On Tuesday, the Department of Water Resources announced a State Water Project initial allocation of 20%. Here’s what agencies and organizations had to say:
From the Kern County Water Agency:
Yesterday, the California Department of Water Resources (DWR) announced that the State Water Project (SWP) initial water allocation is 20 percent of contracted amounts. For Kern County, this means about 200,000 acre-feet (af) of water would be delivered to Kern County water users from the SWP in 2017—compared to the contracted amount of about one million acre-feet.
The SWP provides water to more than 25 million residents and more than 750,000 acres of agricultural land throughout California. Each year, DWR issues a conservative initial allocation, since California normally receives more than 90 percent of its snow and rain between December and April. DWR typically issues a final allocation in May, after the state’s wettest months have passed.
“A 20 percent SWP allocation is a hopeful improvement over initial SWP allocations in 2014, 2015 and 2016 of only 5 or 10 percent. However, California desperately needs some plentiful water years to make up for extremely dry conditions in recent years, which have required a disproportionate reliance on diminishing groundwater reserves in Kern County,” said Kern County Water Agency (Agency) Board of Directors President Ted Page.
Recent storms have brought some relief, but California could still end up in the sixth year of an unprecedented drought cycle. Water leaders throughout Kern County and the state have implemented creative water management strategies to help deal with this shortage, but significant replenishment of groundwater and reservoir storage supplies has never been more critical.
“Improved hydrologic conditions are encouraging, but they simply aren’t enough. California desperately needs a comprehensive solution to the state’s longstanding water crisis. Kern County is hopefully that the wet hydrology continues through the winter months,” added Page.
The Agency is part of a diverse coalition of California water agencies that have invested more than $240 million to develop California WaterFix—a prudent, realistic, science-driven and achievable approach that will fix California’s aging water delivery system, protect its economy and ensure related public safety.
This approach includes a tremendous amount of public review and comment. It covers five main areas:
- Water Security
- Climate Change Adaptation
- Environmental Protection
- Seismic Safety
For more information about California WaterFix, visit: www.californiawaterfix.com.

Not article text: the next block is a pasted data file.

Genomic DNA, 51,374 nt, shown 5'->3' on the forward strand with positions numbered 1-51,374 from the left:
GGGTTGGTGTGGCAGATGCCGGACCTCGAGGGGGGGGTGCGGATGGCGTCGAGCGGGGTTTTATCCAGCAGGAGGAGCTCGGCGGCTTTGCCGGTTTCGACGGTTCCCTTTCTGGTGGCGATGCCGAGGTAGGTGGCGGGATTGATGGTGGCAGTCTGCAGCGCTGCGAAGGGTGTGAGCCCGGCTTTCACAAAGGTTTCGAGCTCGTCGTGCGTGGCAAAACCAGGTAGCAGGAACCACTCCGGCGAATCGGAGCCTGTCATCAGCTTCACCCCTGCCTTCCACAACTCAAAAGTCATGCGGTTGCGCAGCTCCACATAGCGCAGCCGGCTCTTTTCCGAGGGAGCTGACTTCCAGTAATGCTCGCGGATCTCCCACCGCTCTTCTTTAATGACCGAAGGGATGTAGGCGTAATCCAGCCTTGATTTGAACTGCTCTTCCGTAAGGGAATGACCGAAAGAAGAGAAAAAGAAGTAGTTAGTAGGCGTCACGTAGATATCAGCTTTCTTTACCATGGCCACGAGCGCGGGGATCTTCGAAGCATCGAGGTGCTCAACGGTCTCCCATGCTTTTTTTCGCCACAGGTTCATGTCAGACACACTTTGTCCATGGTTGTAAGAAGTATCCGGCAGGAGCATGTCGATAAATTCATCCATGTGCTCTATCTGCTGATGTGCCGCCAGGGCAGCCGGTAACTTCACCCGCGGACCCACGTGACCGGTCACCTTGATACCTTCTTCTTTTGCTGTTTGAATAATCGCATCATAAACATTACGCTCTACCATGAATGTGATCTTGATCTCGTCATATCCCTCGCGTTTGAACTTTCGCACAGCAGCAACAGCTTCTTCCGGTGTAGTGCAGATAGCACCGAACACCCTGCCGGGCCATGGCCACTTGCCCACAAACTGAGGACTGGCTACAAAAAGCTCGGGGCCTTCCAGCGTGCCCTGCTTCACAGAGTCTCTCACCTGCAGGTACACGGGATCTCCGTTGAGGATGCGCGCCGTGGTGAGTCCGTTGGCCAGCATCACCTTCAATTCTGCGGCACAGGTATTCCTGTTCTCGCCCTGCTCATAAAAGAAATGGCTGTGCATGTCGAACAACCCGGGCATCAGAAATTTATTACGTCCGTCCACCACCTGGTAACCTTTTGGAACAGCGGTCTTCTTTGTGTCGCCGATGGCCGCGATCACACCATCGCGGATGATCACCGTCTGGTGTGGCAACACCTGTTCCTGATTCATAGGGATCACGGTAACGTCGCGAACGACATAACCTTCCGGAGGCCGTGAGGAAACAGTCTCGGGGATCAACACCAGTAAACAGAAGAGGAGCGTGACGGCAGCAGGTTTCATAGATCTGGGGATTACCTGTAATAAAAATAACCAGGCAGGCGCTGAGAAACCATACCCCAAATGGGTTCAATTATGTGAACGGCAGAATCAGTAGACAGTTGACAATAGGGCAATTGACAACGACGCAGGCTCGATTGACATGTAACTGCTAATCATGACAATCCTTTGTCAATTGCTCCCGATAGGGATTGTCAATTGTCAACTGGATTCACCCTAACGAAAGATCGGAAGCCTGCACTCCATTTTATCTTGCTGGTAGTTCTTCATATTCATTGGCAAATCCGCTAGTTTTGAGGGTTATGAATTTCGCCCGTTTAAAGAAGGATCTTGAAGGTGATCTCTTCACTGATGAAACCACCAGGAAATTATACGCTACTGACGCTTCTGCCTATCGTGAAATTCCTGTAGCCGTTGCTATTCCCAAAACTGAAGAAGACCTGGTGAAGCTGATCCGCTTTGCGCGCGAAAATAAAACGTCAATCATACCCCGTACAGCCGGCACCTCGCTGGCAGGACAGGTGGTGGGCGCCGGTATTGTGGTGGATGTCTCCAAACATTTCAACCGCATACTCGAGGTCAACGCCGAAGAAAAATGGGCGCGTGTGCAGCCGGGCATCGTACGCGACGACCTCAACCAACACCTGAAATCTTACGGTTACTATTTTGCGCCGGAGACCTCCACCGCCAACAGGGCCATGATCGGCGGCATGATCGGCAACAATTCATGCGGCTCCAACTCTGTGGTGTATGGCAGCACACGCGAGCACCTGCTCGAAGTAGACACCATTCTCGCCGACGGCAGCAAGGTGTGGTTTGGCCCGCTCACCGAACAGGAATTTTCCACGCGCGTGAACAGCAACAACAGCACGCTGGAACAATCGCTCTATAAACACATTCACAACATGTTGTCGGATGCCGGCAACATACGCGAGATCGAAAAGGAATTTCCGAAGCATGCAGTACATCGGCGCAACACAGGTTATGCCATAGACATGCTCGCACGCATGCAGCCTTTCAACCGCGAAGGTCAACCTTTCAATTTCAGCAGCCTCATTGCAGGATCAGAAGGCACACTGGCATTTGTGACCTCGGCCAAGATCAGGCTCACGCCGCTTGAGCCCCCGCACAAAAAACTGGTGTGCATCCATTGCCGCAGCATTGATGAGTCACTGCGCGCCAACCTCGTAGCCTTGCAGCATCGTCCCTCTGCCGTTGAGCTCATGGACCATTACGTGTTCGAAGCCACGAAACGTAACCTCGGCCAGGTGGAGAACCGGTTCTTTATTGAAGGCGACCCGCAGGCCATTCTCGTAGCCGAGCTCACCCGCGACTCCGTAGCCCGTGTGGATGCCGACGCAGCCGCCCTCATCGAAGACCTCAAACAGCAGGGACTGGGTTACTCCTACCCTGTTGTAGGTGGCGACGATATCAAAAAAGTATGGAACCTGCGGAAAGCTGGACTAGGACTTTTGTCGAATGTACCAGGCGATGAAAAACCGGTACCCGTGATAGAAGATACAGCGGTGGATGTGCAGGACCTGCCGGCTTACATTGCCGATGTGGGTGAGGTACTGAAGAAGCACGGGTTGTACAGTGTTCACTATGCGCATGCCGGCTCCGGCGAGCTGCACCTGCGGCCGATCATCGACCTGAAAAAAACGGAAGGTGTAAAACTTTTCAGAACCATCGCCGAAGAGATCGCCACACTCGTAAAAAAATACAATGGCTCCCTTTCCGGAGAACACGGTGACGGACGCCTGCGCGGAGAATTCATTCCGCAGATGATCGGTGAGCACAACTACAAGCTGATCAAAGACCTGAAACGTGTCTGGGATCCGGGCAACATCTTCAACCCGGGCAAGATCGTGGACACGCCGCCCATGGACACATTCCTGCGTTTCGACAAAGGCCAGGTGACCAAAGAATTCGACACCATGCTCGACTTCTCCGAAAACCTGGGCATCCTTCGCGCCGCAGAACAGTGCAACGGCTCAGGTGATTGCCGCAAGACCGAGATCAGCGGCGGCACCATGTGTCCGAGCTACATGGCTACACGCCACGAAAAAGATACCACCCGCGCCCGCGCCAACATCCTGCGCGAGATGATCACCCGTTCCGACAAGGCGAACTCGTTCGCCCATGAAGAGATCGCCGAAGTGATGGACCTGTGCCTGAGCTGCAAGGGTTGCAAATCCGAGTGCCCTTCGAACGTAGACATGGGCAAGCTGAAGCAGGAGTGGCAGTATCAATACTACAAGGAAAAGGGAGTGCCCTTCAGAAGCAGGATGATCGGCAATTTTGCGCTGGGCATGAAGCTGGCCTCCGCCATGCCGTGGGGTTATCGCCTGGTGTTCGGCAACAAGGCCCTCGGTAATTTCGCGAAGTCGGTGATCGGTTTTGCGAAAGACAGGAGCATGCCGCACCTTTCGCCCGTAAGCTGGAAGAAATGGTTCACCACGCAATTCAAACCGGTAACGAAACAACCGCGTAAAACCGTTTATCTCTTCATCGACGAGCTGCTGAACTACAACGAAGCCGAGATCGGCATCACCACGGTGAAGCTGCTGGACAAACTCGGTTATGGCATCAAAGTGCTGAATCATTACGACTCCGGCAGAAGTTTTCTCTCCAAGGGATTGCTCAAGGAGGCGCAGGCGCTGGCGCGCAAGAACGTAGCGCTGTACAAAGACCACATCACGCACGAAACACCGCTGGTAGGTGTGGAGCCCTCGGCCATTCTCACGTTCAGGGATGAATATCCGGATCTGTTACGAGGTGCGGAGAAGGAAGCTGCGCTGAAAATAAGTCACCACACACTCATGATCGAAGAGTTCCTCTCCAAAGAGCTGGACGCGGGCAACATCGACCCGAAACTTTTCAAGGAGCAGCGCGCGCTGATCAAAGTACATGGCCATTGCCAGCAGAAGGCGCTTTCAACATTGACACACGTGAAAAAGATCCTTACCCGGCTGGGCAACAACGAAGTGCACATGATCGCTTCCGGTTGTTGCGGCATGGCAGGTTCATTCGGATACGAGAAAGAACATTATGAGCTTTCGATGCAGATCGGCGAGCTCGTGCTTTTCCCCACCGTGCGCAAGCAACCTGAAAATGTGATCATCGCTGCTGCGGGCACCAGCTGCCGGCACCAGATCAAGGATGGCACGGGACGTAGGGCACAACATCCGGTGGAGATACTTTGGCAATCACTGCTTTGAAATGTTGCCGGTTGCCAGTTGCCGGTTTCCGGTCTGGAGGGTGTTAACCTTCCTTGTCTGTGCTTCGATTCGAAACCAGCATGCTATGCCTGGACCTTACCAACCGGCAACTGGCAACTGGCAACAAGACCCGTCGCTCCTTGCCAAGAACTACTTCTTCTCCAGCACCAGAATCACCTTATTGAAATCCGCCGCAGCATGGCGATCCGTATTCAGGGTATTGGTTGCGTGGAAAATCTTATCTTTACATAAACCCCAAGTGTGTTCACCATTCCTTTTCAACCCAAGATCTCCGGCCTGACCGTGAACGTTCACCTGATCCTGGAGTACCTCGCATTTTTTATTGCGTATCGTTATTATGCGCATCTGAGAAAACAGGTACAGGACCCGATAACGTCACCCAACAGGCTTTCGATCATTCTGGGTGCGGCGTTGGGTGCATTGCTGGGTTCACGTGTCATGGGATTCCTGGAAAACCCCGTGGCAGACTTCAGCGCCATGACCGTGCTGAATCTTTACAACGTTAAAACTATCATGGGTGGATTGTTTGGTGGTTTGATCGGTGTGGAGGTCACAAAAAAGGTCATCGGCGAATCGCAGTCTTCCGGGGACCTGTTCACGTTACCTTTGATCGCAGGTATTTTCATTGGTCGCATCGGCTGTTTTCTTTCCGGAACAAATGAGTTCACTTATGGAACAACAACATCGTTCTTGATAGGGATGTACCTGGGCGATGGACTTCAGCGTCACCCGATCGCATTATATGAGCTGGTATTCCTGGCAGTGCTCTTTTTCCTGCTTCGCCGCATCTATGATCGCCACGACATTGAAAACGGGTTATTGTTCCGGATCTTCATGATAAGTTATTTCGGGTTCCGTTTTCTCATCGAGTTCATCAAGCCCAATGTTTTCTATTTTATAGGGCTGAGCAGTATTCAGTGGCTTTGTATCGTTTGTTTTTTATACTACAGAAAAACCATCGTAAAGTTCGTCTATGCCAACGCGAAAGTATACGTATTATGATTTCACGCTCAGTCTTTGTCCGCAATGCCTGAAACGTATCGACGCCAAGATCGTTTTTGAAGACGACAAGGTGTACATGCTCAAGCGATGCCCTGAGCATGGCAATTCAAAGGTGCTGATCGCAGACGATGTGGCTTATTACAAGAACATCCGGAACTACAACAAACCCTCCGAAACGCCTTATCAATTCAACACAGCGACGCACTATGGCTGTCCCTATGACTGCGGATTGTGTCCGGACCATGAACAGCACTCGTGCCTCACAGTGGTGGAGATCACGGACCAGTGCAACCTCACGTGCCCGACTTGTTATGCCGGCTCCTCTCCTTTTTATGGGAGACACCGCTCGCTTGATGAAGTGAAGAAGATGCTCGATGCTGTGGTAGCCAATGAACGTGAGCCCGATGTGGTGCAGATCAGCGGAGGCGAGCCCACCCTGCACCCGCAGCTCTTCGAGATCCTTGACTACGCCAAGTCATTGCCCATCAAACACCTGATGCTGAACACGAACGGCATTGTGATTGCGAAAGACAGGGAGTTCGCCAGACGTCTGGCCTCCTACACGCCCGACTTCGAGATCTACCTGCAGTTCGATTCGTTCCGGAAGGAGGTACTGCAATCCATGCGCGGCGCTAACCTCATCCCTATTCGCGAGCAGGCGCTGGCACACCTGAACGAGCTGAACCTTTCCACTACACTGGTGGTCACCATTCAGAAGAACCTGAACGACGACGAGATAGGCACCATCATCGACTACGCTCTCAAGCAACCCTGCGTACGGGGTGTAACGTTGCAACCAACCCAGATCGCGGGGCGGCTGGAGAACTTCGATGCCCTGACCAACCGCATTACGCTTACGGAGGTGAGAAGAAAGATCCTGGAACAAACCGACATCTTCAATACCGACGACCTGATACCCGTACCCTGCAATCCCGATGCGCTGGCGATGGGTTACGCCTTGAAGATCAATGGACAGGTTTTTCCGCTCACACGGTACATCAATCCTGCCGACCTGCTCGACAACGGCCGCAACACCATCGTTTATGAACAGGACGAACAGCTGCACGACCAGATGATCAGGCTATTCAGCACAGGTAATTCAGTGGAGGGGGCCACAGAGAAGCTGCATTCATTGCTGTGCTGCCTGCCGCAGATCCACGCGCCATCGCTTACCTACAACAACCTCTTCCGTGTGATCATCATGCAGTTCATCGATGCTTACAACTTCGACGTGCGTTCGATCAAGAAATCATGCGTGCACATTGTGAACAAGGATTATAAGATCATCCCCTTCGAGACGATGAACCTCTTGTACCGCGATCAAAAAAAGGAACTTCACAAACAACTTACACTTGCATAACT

From the Southern California Water Committee:
The California Department of Water Resources (DWR) today announced an initial allocation of 20 percent for water agencies who receive water from the State Water Project, which serves 26 million Californians and supplies about 30 percent of Southern California’s water.
This allocation is the first estimate for 2017, and could increase depending on the amount of rain and snowfall captured during the winter and spring. Due to recent early-season storms, this year’s initial allocation is double that of 2016 at ten percent of deliveries, but still a fraction of water agencies’ full contract amounts. State officials still warn of a potential sixth year of drought.
“The storms we’ve seen so far this season are encouraging, but are not a panacea for the five years of drought California has suffered, and future dry years still loom just around the corner,” said Charlie Wilson, Executive Director. “The pattern of low water deliveries underscores California’s need for a modern water system that would allow us to capture water when it’s available then store until needed during dry years. Our current system permits large amounts of water to be lost out to the ocean, leaving homes, businesses and farms throughout the state high and dry. California WaterFix would protect against earthquakes, prepare for drought and ensure a reliable, efficient statewide water supply.”
From the State Water Contractors:
The California Department of Water Resources (DWR) today announced its initial 2017 water delivery projection, forecasting that 20 percent of contracted water supplies will be available to the water agencies that purchase water from the State Water Project (SWP). DWR’s initial allocation is estimated based on current storage levels, regulatory restrictions and anticipated streamflows. The percentage may go up or down depending on actual conditions this winter and spring.
Since October 1, the Northern Sierra Nevada Mountains have seen two times the amount of snow and rainfall compared to average, rivaling the region’s wettest year in decades. But this record precipitation has not translated into a significant increase in stored water – runoff has largely skipped storage reservoirs, flowing into rivers and streams that go out to the San Francisco Bay. If California is to recover from record drought, it is imperative that regulators and water managers capture available supplies this winter to replenish the state’s reservoirs and prepare for another potential dry year.
“We are cautiously optimistic, but California can only pull itself out of drought if we are able to capture water during peak storm periods,” said Terry Erlewine, General Manager. “How we fare in 2017 will depend on how water is managed, operated and regulated in the Delta. Last winter’s storms yielded little water for Californians – a painful missed opportunity for a state reeling from drought. With key reservoirs still depleted, and a potential sixth year of drought ahead, we can’t afford another season of lost water and missed opportunities.”
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